All of the traditional religions teach that human beings are finite creatures and that there are limits to any earthly enterprise. A Japanese Zen master once said to his disciples as he was dying, "I have learned only one thing in life: how much is enough." He would find no niche in the chapel of The Market, for whom the First Commandment is "There is never enough." Like the proverbial shark that stops moving, The Market that stops expanding dies. That could happen. If it does, then Nietzsche will have been right after all. He will just have had the wrong God in mind.
Stupid humans we are!

Celebrate Oxygen today.  Breathe!


Ramesh said...

Deep breath ! As Sudha says, you really can blog about anything.

There is nothing like the contemplation of the cosmos to make us realise the utter insignificance of our existence. Even the most egoist of humans would do well to think about the universe.

Sriram Khé said...

Yep, but I suspect that larger the ego, the less they think about the cosmos ;)

BTW, the uber-religious also need to think about the cosmos ... because, it will then force them to think about life existing somewhere else also in this universe. because ... if there is life elsewhere in this universe, then the religious narratives will mostly collapse like a house of cards ... the odds are very, very low that our small little cosmic dust, earth, is the only place where life exists in this vast universe with, as carl sagan often said. billions and billions of stars!

Ramesh said...

Oh yes, the probability that life exists elsewhere is definitely high. Probably in many places in many different and wonderful forms.

But why should that make religious narratives collapse like a house of cards ??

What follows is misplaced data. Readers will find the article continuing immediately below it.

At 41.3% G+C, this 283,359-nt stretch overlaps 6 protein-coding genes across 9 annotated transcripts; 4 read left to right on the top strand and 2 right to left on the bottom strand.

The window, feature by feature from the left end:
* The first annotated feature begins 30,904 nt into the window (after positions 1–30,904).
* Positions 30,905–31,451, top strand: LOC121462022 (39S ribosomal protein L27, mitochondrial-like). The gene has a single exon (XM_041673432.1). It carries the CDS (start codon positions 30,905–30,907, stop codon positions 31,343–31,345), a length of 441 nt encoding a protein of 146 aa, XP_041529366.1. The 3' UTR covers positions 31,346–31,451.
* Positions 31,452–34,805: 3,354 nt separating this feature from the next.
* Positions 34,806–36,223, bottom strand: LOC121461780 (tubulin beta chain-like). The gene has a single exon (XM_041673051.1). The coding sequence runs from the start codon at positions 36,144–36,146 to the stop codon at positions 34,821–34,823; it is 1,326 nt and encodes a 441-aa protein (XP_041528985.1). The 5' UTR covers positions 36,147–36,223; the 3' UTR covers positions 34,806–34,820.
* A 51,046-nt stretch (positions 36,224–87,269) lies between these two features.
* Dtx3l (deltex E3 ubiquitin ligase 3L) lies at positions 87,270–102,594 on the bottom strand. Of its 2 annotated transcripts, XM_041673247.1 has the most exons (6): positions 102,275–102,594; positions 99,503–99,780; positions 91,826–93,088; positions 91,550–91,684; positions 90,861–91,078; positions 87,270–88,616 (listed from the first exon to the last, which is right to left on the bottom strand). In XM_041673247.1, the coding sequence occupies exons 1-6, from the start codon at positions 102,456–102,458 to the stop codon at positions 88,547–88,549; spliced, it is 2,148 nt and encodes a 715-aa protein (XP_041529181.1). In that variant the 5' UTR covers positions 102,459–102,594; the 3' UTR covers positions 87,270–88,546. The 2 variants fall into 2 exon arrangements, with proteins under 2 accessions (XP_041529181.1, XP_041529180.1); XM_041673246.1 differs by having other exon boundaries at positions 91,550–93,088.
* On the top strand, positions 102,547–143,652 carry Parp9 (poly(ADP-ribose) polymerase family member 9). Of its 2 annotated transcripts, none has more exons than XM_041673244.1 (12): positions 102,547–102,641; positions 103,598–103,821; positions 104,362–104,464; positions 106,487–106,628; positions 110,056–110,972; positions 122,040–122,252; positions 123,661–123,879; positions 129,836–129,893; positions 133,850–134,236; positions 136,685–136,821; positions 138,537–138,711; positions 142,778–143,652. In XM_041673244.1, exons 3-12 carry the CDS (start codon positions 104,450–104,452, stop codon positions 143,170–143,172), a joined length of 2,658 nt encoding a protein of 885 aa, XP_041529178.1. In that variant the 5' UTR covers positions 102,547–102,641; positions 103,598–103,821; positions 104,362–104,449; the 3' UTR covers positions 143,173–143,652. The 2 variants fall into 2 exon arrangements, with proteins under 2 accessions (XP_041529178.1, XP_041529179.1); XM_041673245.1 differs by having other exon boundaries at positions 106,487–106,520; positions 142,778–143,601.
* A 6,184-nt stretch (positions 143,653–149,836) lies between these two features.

Sriram Khé said...

Ok, the collapse might be a wishful thinking ;)

The concept of god aside, the religious narratives are told with earth and humans as unique among god's creations. When we reach a day that we detect life, that too intelligent life, somewhere else, then the narratives will have to be re-written.

The reason I say it is wishful thinking on my part is this: like other human systems that have shown an ability to adapt (or die, like Latin and Sanskrit did!) religions have consistently adapted to modern understanding of the universe. Thus, a Copernican assertion that the earth is not by any chance THE center of this universe, while it did piss off the religious structure, eventually was adopted as true and the theology was redefined. Darwin's observations again were "earth-shattering" not only about earth and life, but also about how such a random occurence is possible elsewhere in this vast universe. Except a few nutcases arguing this, religions have found a way to talk evolution and "god's creations" at the same time.

It should bring down religions like a house of cards is based on a scientific approach that when the evidence disproves the narrative then the narrative has to be discarded. But, it is a wishful thinking because faith is not based on reason, and faith is simply faith. So, yes, I suspect that religious narratives won't easily go away--they will simply morph.

Or worse--new religious narratives can come up that make them seem no different from science fiction. Like Scientology ;)

Most read this past month